In conversation with Reshma Elizabeth Thomas on work and her latest art collection
While waiting at the Chennai Central railway station, Reshma noticed a man getting up from his seat as a lady sat down next to him. The lady, a transgender, seemed visually upset at the man’s reaction. Reshma’s heart skipped a beat and she followed her to one of the slums in Chennai. There she met an entire LGBT (Lesbian, Gay, Bisexual and Transgender) community. Each of them had a distressing story to share, tales of abuse, neglect, depression and loneliness. She knew instantly that she had to help them. “If you give them respect, they will return the same respect. It’s not their fault that they have become what they are and it’s not fair to ignore them. They are people like you and me who have feelings, heartaches and pain. There is a need to create awareness about their plight,” explains Reshma Elizabeth Thomas. She chose to work for the cause and through art, she has tried to bring light to their darkness. RITZ talk to this dynamic young crusader who is all set to launch her new collection, ‘Imprints’ that showcases images of different facets of life, of people, who have left deep imprints on her own life
Even as a child, Reshma had a strong inclination towards painting. She actively participated in school and college events that involved colours. Her surroundings became her inspiration – nature, people, places and even emotions. Being a self-taught artist, she has no inhibitions and enjoys exploring and trying different colours, media and textures for her art. She could do up to five paintings a day or not paint at all for a week. Her exotic painting tools include everything from sea shells and sand to kitchen accessories.
Her first painting exhibition, ‘A for Art’, was in support of the LGBT community and had 200 canvases depicting their struggles and trauma. Her work was noticed by the department of social justice who took the show to Calicut under the banner of ‘Identity.’ “At every show, people would come to me and share their tears, questions and experiences. They spoke to me as friends would, which meant I had succeeded in reaching out to them,” smiles Reshma.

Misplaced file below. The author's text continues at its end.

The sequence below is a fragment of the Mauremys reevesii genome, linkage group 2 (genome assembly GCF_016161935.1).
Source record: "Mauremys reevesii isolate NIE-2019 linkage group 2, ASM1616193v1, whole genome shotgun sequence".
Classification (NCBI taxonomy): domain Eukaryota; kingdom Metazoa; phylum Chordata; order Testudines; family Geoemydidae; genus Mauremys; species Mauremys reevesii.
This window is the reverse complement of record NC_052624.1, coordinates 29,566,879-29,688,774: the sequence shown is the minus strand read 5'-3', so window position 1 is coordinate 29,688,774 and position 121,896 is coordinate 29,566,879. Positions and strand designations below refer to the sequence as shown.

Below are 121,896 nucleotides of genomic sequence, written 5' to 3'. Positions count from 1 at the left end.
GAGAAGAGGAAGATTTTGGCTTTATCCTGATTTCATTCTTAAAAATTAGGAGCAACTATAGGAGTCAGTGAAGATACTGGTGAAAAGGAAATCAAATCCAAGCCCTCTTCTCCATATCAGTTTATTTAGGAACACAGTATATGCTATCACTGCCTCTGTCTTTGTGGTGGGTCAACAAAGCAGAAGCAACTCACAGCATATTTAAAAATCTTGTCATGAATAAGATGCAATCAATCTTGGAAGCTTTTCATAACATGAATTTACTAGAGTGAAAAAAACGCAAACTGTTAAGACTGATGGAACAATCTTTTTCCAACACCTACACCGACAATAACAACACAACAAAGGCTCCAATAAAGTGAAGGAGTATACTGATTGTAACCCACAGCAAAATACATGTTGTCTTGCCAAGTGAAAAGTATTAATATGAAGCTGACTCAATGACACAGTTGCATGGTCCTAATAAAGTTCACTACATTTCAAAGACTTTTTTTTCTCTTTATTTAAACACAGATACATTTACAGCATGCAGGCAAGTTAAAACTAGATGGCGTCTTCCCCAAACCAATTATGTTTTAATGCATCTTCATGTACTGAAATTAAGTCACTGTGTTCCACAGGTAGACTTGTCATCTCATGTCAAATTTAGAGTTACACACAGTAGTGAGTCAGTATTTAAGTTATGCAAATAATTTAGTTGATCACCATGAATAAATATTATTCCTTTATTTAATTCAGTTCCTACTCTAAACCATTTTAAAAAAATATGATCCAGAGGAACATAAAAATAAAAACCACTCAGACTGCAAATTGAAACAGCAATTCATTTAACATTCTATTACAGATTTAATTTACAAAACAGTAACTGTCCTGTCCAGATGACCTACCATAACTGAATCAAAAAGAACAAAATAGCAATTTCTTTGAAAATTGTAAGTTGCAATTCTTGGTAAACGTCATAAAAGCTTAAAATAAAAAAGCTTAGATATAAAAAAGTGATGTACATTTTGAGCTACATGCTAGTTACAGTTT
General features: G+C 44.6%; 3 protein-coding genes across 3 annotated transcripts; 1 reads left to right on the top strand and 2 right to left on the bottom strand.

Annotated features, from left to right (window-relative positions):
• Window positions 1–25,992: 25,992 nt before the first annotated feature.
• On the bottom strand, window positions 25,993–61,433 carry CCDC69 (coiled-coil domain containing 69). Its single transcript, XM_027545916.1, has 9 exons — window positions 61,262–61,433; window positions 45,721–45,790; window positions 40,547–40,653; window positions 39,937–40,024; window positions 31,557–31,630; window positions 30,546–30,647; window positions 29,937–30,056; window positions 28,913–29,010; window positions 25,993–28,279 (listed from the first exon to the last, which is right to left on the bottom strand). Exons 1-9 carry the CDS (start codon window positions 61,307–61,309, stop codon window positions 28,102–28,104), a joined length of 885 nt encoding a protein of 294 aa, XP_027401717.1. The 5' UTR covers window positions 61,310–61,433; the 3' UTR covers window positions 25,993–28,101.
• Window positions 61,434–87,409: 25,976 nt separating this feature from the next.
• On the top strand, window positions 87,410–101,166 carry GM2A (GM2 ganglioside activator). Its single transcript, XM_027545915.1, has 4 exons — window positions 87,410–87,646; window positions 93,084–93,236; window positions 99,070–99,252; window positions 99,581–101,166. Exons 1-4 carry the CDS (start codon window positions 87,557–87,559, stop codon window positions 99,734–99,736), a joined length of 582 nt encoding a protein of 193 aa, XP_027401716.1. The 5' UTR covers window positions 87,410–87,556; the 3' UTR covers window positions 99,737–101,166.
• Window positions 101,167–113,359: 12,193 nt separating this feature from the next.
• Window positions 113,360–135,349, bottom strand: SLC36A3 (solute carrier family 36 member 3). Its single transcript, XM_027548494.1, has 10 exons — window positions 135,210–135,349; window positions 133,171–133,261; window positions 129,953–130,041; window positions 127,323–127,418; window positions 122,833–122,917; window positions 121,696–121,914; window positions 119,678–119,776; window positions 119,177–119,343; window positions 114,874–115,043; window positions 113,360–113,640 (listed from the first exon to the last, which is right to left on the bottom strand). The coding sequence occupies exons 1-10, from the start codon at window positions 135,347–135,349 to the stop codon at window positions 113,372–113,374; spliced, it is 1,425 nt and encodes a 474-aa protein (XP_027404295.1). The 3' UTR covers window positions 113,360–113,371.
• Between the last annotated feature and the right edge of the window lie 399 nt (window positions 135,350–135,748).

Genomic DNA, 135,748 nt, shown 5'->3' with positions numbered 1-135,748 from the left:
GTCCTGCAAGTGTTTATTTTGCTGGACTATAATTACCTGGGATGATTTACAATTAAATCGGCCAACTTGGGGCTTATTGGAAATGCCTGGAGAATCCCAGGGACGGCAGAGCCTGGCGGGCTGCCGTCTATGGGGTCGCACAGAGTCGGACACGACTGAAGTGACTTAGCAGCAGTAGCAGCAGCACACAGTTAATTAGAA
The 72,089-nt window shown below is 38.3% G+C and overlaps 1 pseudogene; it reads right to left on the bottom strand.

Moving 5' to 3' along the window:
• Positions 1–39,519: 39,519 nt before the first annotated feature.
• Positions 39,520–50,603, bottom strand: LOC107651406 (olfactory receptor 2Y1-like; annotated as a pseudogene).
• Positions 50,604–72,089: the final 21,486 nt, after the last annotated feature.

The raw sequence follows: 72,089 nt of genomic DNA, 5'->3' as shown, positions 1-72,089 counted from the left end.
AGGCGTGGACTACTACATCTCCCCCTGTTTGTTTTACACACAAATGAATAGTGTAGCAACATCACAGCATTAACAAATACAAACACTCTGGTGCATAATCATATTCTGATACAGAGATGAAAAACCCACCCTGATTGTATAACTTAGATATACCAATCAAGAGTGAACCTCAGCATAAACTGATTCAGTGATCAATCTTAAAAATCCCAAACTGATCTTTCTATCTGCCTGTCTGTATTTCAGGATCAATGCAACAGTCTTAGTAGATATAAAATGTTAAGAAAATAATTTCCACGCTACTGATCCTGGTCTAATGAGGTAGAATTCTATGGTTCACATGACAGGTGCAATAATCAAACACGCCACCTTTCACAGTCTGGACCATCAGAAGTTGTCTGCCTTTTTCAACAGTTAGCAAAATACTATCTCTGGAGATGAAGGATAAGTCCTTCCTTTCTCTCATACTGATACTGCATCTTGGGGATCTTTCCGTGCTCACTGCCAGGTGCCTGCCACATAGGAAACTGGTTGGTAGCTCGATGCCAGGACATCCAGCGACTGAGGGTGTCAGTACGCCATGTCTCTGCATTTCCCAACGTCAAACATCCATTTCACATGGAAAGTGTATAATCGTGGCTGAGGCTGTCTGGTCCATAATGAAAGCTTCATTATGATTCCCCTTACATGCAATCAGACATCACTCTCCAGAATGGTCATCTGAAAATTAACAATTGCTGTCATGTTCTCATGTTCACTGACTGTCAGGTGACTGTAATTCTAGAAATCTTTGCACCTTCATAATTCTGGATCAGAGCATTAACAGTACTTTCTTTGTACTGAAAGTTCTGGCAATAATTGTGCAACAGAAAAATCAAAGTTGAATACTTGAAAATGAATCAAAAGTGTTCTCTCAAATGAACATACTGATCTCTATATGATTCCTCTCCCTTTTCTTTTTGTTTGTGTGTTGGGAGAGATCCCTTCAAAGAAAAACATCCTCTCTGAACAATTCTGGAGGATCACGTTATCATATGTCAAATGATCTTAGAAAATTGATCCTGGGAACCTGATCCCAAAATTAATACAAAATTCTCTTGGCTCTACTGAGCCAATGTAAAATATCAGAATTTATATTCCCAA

Drawing inspiration from one of nature’s most beautiful creations – the firefly, her next show, ‘Mind Network’ focussed on people who were suffering from depression. For this, she used a dark gallery with paintings that were backlit using UV light. She explains, “Even when people are going through a dark phase, deep within, there is still a light. We just need to help them focus their energies, and they will glow in the dark.”
When asked if she ever had a difficult experience working with the LGBT community, she recalls an incident when one of them called her for help in the middle of the night. “When I reached the spot, she was drenched in blood. Someone had attacked her brutally and when we took her to the hospital, there were no proper doctors to treat the transwoman, some even refused to take her in. It was very disheartening. My challenge has not been in working with this community but in convincing society as to why we need to help them. There were times when people refused to talk to me. They even asked my parents if I were a transwoman too. But my parents have been my strong pillars of support through it all.”
Reshma was a part of the team under the department of social justice that undertook a survey of transgenders in Kerala. “Earlier, such a group of people were not even recognised in the state but now they are slowly being accepted and I am proud to say that they have a special place in the survey now”. So when do we know that a child is different? “From a very young age of 7 or 9 years, the child starts to feel the difference. Having listened to a lot of them sharing their experiences, I find that boys start opting to play with dolls and wearing girls’ dresses, while girls prefer playing with cars and guns since they feel more male than female. By the time they reached their mid-teens, most of them are harassed or abused by teachers, friends and often, even by their own family. Most are forced to discontinue education and leave their homes, especially the ones from weaker economic backgrounds. Eventually when they don’t have jobs and are abused, many of them are forced into prostitution” she says. “We can help them when they are young by counselling them, supporting them and by understanding the issues that haunt them. We have to accept them as they are and also inform the school about the child’s position so that they are not treated differently.”
Reshma, who is currently pursuing her Phd on ‘A comparative study of transgenders in Kerala and Tamil Nadu’, hopes to associate with an international agency in the future. “As an artist, through my art, I try to create a change in our social outlook. As someone interested in humanity, I strive to do it with sensitivity, I try to expose our social life through my work. My art not only speaks for myself but for people who are silenced.”